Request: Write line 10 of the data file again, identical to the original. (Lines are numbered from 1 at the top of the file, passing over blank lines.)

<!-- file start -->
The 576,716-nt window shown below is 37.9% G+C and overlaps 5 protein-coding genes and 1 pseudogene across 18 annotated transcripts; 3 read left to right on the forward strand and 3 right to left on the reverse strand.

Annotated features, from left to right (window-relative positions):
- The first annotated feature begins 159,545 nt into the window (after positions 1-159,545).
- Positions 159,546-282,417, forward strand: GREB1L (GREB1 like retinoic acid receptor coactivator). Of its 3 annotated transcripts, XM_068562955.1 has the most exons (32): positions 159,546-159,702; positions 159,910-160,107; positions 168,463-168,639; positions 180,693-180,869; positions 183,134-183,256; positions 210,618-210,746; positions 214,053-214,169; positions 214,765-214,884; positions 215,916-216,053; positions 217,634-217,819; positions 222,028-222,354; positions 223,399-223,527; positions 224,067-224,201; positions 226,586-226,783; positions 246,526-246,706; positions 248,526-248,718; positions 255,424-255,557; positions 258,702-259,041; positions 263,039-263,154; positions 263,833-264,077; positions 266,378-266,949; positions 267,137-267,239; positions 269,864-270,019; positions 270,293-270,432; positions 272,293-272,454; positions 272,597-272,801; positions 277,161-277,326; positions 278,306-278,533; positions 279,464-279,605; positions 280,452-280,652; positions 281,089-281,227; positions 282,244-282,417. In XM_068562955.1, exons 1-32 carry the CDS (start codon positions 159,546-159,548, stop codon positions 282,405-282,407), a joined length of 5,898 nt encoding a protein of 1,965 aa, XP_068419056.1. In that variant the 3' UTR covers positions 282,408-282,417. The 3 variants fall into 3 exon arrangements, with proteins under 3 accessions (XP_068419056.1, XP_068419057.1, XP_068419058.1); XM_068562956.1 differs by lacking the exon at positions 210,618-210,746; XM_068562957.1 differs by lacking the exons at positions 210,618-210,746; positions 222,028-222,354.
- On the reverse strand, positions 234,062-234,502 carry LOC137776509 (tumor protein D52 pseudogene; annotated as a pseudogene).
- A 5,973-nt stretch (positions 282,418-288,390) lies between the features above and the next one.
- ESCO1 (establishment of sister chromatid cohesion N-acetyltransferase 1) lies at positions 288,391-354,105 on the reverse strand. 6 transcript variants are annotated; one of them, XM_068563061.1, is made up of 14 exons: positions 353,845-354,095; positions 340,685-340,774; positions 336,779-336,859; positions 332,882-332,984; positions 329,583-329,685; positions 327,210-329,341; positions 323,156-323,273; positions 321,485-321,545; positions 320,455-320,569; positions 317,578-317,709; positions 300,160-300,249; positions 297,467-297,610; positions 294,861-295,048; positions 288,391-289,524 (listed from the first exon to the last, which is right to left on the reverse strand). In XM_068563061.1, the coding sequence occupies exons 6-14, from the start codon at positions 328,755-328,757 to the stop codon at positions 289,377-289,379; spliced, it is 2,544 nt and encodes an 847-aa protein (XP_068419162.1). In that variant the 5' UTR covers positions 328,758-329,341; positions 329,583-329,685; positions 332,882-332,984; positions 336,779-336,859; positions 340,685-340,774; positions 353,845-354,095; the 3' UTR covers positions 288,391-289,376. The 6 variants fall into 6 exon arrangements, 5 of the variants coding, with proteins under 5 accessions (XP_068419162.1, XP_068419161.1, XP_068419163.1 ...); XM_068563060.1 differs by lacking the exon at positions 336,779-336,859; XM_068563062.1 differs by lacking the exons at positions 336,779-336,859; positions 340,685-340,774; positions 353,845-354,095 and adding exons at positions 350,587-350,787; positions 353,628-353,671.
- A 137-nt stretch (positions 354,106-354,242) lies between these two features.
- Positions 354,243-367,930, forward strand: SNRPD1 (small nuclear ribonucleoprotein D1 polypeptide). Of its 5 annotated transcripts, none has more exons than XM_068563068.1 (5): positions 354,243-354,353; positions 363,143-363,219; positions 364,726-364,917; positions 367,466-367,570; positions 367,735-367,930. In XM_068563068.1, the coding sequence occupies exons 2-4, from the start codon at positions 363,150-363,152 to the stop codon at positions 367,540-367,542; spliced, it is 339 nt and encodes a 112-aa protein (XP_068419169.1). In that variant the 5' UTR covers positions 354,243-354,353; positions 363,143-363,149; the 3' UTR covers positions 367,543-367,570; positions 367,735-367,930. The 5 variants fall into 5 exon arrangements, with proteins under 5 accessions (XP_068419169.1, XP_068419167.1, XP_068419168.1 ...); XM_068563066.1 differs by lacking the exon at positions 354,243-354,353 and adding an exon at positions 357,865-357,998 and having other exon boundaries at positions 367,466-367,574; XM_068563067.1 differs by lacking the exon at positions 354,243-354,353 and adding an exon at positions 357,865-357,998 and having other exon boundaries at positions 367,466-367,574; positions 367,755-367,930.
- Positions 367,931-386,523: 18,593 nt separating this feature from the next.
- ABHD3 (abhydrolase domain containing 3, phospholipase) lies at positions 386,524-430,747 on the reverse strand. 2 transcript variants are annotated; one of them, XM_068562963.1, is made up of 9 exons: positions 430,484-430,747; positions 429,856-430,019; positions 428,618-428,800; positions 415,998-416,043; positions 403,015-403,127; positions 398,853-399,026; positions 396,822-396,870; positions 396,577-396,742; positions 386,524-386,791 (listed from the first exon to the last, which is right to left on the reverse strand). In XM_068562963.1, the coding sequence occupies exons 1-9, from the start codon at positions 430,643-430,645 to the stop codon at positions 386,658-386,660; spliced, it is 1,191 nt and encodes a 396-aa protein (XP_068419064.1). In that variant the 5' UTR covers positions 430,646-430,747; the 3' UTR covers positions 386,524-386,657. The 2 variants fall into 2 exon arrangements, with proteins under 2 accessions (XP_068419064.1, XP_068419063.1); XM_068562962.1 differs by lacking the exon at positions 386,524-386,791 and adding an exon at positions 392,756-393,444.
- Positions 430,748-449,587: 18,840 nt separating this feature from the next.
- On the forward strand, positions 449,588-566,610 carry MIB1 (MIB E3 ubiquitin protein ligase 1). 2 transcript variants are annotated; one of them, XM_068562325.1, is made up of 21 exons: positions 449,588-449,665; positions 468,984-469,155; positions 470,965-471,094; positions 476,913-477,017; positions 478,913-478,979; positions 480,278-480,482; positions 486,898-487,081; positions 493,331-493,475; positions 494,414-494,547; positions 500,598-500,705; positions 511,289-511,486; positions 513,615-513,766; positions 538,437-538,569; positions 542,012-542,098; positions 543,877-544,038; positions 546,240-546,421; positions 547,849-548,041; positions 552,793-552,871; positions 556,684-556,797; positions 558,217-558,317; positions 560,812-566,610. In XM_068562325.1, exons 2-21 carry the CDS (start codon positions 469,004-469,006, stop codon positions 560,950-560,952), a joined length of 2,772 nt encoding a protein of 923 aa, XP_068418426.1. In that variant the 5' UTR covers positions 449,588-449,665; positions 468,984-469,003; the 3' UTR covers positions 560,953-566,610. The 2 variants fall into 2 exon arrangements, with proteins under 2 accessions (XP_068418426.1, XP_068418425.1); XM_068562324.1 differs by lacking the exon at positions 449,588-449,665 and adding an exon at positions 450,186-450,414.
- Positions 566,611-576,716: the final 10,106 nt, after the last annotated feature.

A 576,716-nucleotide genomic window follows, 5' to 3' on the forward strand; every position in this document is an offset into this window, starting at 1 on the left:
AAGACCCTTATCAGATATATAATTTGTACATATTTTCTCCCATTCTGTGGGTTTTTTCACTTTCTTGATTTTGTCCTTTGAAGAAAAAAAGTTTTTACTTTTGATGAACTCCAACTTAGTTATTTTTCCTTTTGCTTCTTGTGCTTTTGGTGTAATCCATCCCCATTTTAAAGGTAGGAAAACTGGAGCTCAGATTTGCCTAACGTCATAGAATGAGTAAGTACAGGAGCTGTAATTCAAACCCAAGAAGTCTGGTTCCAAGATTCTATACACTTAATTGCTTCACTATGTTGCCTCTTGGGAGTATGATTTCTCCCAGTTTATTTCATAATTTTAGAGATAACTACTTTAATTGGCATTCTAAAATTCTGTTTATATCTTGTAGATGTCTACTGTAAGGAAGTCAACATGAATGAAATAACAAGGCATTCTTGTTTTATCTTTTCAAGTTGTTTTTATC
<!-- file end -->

- Positions 367,931-386,523: 18,593 nt separating this feature from the next.